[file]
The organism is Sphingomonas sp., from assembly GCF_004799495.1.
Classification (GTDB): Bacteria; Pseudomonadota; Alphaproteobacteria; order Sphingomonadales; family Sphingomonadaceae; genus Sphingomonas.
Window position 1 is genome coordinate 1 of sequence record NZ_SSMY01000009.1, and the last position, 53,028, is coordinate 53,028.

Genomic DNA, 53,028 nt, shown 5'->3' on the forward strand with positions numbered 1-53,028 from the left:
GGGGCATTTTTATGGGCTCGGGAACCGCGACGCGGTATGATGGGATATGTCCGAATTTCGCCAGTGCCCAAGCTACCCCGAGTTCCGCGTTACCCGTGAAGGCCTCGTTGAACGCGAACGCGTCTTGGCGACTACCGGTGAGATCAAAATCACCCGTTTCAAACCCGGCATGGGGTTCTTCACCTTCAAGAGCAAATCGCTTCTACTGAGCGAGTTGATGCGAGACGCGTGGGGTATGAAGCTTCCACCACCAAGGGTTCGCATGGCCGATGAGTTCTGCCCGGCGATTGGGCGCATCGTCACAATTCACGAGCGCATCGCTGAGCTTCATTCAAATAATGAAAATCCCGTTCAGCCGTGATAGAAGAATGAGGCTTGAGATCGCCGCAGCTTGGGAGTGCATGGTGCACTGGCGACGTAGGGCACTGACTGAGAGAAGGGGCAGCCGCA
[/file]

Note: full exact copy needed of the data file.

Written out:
The organism is Sphingomonas sp., from assembly GCF_004799495.1.
Classification (GTDB): Bacteria; Pseudomonadota; Alphaproteobacteria; order Sphingomonadales; family Sphingomonadaceae; genus Sphingomonas.
Window position 1 is genome coordinate 1 of sequence record NZ_SSMY01000009.1, and the last position, 53,028, is coordinate 53,028.

Genomic DNA, 53,028 nt, shown 5'->3' on the forward strand with positions numbered 1-53,028 from the left:
GGGGCATTTTTATGGGCTCGGGAACCGCGACGCGGTATGATGGGATATGTCCGAATTTCGCCAGTGCCCAAGCTACCCCGAGTTCCGCGTTACCCGTGAAGGCCTCGTTGAACGCGAACGCGTCTTGGCGACTACCGGTGAGATCAAAATCACCCGTTTCAAACCCGGCATGGGGTTCTTCACCTTCAAGAGCAAATCGCTTCTACTGAGCGAGTTGATGCGAGACGCGTGGGGTATGAAGCTTCCACCACCAAGGGTTCGCATGGCCGATGAGTTCTGCCCGGCGATTGGGCGCATCGTCACAATTCACGAGCGCATCGCTGAGCTTCATTCAAATAATGAAAATCCCGTTCAGCCGTGATAGAAGAATGAGGCTTGAGATCGCCGCAGCTTGGGAGTGCATGGTGCACTGGCGACGTAGGGCACTGACTGAGAGAAGGGGCAGCCGCA